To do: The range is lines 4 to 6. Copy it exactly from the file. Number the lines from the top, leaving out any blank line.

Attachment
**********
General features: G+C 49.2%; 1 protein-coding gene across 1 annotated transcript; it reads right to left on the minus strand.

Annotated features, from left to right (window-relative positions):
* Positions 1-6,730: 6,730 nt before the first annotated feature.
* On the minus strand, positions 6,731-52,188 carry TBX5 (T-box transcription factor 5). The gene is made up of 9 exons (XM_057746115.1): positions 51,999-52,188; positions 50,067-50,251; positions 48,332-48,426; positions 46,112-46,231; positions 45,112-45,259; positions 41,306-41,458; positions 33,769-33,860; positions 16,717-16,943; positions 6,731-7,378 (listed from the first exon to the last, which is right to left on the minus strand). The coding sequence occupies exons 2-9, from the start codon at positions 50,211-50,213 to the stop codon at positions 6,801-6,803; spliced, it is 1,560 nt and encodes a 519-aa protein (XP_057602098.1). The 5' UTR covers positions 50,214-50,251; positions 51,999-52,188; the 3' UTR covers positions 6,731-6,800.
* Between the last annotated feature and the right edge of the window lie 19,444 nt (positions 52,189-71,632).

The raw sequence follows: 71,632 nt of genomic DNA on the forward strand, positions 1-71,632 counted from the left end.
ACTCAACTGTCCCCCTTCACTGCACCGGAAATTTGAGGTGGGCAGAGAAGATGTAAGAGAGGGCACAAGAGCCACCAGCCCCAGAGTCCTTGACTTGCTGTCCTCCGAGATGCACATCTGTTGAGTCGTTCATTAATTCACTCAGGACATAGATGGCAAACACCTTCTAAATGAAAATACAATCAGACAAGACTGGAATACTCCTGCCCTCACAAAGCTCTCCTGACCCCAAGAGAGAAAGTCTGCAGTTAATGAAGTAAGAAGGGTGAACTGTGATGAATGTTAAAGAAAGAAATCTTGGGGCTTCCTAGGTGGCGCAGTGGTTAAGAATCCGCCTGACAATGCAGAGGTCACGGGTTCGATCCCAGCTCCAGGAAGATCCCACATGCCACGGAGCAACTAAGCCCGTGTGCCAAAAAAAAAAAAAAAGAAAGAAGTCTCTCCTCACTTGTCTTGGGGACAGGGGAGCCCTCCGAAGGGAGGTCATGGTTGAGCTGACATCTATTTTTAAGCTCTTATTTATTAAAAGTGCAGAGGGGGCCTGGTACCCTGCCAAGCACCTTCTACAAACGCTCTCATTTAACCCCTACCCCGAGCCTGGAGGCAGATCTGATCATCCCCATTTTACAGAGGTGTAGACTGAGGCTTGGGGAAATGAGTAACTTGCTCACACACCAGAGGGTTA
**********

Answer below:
* On the minus strand, positions 6,731-52,188 carry TBX5 (T-box transcription factor 5). The gene is made up of 9 exons (XM_057746115.1): positions 51,999-52,188; positions 50,067-50,251; positions 48,332-48,426; positions 46,112-46,231; positions 45,112-45,259; positions 41,306-41,458; positions 33,769-33,860; positions 16,717-16,943; positions 6,731-7,378 (listed from the first exon to the last, which is right to left on the minus strand). The coding sequence occupies exons 2-9, from the start codon at positions 50,211-50,213 to the stop codon at positions 6,801-6,803; spliced, it is 1,560 nt and encodes a 519-aa protein (XP_057602098.1). The 5' UTR covers positions 50,214-50,251; positions 51,999-52,188; the 3' UTR covers positions 6,731-6,800.
* Between the last annotated feature and the right edge of the window lie 19,444 nt (positions 52,189-71,632).

The raw sequence follows: 71,632 nt of genomic DNA on the forward strand, positions 1-71,632 counted from the left end.